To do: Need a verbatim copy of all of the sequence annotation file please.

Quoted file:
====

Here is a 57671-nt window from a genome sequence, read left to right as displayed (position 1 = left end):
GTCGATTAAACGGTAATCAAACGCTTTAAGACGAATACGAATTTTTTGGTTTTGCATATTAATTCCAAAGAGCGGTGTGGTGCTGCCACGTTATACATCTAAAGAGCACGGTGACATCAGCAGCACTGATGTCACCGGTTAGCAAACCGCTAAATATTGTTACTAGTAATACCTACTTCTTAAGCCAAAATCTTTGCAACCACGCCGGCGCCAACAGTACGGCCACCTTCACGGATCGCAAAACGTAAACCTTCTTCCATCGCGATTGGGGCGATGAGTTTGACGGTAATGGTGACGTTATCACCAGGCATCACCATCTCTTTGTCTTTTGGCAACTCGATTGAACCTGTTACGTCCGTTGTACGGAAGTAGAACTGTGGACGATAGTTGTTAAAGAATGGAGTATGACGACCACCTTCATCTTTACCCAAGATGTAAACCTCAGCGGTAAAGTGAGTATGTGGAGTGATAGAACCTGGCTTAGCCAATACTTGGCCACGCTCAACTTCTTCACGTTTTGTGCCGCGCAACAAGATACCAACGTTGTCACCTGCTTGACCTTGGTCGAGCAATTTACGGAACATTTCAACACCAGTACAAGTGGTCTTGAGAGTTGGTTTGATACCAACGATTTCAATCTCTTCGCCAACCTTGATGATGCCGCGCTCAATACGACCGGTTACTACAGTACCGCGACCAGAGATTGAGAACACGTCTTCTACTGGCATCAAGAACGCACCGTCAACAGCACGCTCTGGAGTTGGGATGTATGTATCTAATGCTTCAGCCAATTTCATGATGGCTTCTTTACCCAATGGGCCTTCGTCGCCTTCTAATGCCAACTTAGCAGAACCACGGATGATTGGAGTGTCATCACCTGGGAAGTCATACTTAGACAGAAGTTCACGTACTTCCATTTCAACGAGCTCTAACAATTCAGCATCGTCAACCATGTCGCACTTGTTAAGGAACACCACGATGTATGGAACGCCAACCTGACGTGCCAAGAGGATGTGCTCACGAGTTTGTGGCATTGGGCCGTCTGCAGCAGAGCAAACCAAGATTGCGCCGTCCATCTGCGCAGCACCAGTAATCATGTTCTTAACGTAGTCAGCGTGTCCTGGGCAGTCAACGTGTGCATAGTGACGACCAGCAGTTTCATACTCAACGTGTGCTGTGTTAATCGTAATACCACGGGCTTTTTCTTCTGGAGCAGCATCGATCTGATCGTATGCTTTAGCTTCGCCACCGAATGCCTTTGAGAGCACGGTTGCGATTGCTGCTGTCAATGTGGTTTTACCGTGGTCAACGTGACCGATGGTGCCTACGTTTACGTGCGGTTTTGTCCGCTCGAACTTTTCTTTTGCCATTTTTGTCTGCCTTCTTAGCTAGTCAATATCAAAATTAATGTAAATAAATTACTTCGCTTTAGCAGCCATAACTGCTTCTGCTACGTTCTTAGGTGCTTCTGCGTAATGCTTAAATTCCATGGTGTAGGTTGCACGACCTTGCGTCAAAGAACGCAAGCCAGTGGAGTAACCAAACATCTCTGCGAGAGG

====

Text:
Here is a 57671-nt window from a genome sequence, read left to right as displayed (position 1 = left end):
GTCGATTAAACGGTAATCAAACGCTTTAAGACGAATACGAATTTTTTGGTTTTGCATATTAATTCCAAAGAGCGGTGTGGTGCTGCCACGTTATACATCTAAAGAGCACGGTGACATCAGCAGCACTGATGTCACCGGTTAGCAAACCGCTAAATATTGTTACTAGTAATACCTACTTCTTAAGCCAAAATCTTTGCAACCACGCCGGCGCCAACAGTACGGCCACCTTCACGGATCGCAAAACGTAAACCTTCTTCCATCGCGATTGGGGCGATGAGTTTGACGGTAATGGTGACGTTATCACCAGGCATCACCATCTCTTTGTCTTTTGGCAACTCGATTGAACCTGTTACGTCCGTTGTACGGAAGTAGAACTGTGGACGATAGTTGTTAAAGAATGGAGTATGACGACCACCTTCATCTTTACCCAAGATGTAAACCTCAGCGGTAAAGTGAGTATGTGGAGTGATAGAACCTGGCTTAGCCAATACTTGGCCACGCTCAACTTCTTCACGTTTTGTGCCGCGCAACAAGATACCAACGTTGTCACCTGCTTGACCTTGGTCGAGCAATTTACGGAACATTTCAACACCAGTACAAGTGGTCTTGAGAGTTGGTTTGATACCAACGATTTCAATCTCTTCGCCAACCTTGATGATGCCGCGCTCAATACGACCGGTTACTACAGTACCGCGACCAGAGATTGAGAACACGTCTTCTACTGGCATCAAGAACGCACCGTCAACAGCACGCTCTGGAGTTGGGATGTATGTATCTAATGCTTCAGCCAATTTCATGATGGCTTCTTTACCCAATGGGCCTTCGTCGCCTTCTAATGCCAACTTAGCAGAACCACGGATGATTGGAGTGTCATCACCTGGGAAGTCATACTTAGACAGAAGTTCACGTACTTCCATTTCAACGAGCTCTAACAATTCAGCATCGTCAACCATGTCGCACTTGTTAAGGAACACCACGATGTATGGAACGCCAACCTGACGTGCCAAGAGGATGTGCTCACGAGTTTGTGGCATTGGGCCGTCTGCAGCAGAGCAAACCAAGATTGCGCCGTCCATCTGCGCAGCACCAGTAATCATGTTCTTAACGTAGTCAGCGTGTCCTGGGCAGTCAACGTGTGCATAGTGACGACCAGCAGTTTCATACTCAACGTGTGCTGTGTTAATCGTAATACCACGGGCTTTTTCTTCTGGAGCAGCATCGATCTGATCGTATGCTTTAGCTTCGCCACCGAATGCCTTTGAGAGCACGGTTGCGATTGCTGCTGTCAATGTGGTTTTACCGTGGTCAACGTGACCGATGGTGCCTACGTTTACGTGCGGTTTTGTCCGCTCGAACTTTTCTTTTGCCATTTTTGTCTGCCTTCTTAGCTAGTCAATATCAAAATTAATGTAAATAAATTACTTCGCTTTAGCAGCCATAACTGCTTCTGCTACGTTCTTAGGTGCTTCTGCGTAATGCTTAAATTCCATGGTGTAGGTTGCACGACCTTGCGTCAAAGAACGCAAGCCAGTGGAGTAACCAAACATCTCTGCGAGAGG